‘Da’ What is Hip Hop? – Five Steez [Editorial]

Posted on July 29, 2013 by


We have taken you to New York, “the Birth place of hip hop”, a few times for ‘Da’ What is Hip Hop? but now we are taking you to where the founders of hip hop got their ideas! Jamaica.  If hip hop was born in New York, it was conceived in Jamaica.  Five Steez is an emcee from Kingston trying to rep hip hop to fullest in a country where Reggae and Dancehall rule.  He listened to all of the classic hip hop that put hip hop on the map, both within America and abroad, but living in Jamaica, Five Steez took to the online community far before so many of us did.  This is a really interesting read about growing up a hip hop fan when those around you are not.  Hip hop provided a community of sorts of Five Steez and also isolated him in a way too.  For a full look at the hip hop seen in Jamaica, Five Steez’s personal history and more of his music, hit the jump!

“Hip Hop, to me, is the realest and most open form of expression I have ever heard. I came into contact with Hip Hop at an early age too. I was born in 1986 and I can vividly remember hearing songs and seeing videos from A Tribe Called Quest, Public Enemy, Run DMC, EPMD etc in the early 90’s. I have two older brothers, 7 and 9 years older, who were into Hip Hop (one of them moreso than the other) so naturally, I was around them and was exposed to it.
       In my youth, I also listened to a lot of other genres including Pop, R&B and of course, Reggae and Dancehall. Music is almost everywhere in Jamaica, especially the capital, Kingston, where I live. All sorts of genres are played on our local airwaves, however, the indigenous Reggae & Dancehall were dominant in my youth. Radio has changed a lot since then but the preferred genres of the masses are still the indigenous forms… Reggae has taken a backseat to Dancehall in recent years (although there is currently a ‘Reggae Revival’ underway) and Trinidadian Soca has established a firmer grip on some audiences.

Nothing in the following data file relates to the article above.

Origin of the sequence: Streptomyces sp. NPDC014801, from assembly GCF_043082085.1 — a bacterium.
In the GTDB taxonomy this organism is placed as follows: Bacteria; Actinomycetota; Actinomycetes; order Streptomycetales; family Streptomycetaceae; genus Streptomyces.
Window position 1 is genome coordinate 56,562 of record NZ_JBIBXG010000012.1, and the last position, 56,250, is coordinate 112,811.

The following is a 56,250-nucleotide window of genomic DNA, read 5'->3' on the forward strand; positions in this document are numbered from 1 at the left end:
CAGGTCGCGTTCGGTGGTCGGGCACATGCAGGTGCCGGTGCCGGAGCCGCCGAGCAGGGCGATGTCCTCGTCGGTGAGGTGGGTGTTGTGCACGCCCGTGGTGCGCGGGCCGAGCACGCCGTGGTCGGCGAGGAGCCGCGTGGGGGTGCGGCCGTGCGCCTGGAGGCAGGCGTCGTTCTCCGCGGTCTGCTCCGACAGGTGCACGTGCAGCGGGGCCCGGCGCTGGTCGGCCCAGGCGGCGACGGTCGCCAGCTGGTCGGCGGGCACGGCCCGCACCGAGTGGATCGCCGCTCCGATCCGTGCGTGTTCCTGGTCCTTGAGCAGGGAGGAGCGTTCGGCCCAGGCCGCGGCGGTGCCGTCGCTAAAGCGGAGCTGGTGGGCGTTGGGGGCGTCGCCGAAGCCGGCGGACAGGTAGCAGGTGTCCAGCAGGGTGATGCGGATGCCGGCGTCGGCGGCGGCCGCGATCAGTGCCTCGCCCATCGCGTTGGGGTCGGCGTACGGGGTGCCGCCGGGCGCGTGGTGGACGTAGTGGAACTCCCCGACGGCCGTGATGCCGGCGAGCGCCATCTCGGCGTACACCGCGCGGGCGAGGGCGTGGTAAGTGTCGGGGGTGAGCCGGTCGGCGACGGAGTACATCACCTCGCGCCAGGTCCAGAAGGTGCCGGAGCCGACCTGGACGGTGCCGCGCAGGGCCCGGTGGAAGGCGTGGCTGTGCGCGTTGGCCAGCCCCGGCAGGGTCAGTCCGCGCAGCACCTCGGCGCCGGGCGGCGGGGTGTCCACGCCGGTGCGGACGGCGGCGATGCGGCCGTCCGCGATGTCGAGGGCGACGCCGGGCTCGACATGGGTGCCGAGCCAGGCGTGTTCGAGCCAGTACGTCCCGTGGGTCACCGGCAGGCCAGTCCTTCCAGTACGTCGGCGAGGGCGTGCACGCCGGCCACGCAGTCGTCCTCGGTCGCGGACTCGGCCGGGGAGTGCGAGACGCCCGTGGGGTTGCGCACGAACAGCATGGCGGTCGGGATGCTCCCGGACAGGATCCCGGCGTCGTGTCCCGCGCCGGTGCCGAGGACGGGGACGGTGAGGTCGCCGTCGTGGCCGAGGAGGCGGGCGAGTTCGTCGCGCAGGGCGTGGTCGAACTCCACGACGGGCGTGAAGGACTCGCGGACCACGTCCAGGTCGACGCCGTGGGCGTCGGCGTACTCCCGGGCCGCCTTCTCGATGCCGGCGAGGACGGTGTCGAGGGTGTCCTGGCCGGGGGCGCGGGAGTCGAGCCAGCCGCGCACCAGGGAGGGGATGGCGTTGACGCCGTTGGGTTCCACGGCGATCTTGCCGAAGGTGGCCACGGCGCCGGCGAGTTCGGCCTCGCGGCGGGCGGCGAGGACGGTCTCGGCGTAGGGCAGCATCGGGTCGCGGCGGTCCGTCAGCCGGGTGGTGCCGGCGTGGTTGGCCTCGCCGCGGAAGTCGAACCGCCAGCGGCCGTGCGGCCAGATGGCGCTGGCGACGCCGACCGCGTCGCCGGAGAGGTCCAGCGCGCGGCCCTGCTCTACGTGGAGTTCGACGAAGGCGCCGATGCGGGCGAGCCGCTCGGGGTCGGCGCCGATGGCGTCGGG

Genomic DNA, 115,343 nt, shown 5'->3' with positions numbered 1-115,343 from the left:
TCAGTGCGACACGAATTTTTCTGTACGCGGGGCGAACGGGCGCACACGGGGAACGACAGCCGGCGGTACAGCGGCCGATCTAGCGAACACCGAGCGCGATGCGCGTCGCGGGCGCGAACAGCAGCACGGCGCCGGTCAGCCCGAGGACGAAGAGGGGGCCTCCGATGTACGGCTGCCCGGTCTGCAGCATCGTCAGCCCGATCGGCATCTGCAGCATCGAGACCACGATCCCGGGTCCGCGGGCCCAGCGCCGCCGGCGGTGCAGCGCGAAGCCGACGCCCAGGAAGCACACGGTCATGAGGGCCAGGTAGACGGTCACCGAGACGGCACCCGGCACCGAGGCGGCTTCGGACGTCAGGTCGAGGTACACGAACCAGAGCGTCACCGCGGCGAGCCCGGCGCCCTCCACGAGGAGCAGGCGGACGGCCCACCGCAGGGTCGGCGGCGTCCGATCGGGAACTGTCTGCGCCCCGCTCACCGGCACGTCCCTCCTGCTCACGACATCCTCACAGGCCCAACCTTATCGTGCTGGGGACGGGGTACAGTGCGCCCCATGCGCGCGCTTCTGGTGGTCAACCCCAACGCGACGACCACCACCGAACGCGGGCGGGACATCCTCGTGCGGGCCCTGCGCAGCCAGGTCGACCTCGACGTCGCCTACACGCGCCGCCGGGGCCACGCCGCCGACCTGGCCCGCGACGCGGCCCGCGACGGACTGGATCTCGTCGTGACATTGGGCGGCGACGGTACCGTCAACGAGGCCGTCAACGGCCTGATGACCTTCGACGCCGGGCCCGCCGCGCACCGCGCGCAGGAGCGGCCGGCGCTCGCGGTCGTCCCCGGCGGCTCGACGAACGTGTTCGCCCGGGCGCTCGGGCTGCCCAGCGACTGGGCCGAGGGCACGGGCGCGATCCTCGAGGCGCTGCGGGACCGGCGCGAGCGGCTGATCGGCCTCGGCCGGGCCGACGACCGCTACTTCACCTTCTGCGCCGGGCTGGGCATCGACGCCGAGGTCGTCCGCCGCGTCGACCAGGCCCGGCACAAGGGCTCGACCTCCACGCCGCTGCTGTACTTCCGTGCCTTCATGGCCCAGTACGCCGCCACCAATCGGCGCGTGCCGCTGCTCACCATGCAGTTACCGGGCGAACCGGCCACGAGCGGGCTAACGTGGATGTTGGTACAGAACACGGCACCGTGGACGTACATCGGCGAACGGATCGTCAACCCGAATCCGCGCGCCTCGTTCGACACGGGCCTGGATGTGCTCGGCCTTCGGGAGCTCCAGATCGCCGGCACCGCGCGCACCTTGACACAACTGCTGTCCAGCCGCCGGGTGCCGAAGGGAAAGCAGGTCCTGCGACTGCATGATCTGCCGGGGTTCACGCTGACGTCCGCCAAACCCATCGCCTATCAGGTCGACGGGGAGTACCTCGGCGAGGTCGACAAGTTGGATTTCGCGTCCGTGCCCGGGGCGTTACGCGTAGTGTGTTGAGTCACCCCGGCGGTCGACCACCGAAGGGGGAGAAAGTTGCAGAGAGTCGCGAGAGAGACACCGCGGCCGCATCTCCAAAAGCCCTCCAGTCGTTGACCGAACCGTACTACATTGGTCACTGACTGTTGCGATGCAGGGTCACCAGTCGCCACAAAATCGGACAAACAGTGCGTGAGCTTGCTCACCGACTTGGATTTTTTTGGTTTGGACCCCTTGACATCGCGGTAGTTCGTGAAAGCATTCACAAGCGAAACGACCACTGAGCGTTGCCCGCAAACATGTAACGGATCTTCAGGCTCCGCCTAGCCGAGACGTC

It wasn’t until I got closer to my teens that I gravitated more and more towards Hip Hop. I had bought Rakim’s 18th Letter and KRS One’s I Got Next in 1997 and I had loved those albums. I had also fallen in love with Wu-Tang Forever. Being 10/11, my brother provided me with an edited copy, full of sound effects that replaced the words. I actually miss hearing those versions because the effects were so cool to me. Funnily enough, I was also listening to Bad Boy and No Limit at the time, although I never owned their releases (maybe I never liked it as much? I really can’t remember and I’m not sure). At around this time, I wrote a few rhymes but I don’t remember it being that much of a hobby to me. This progressed over time, however.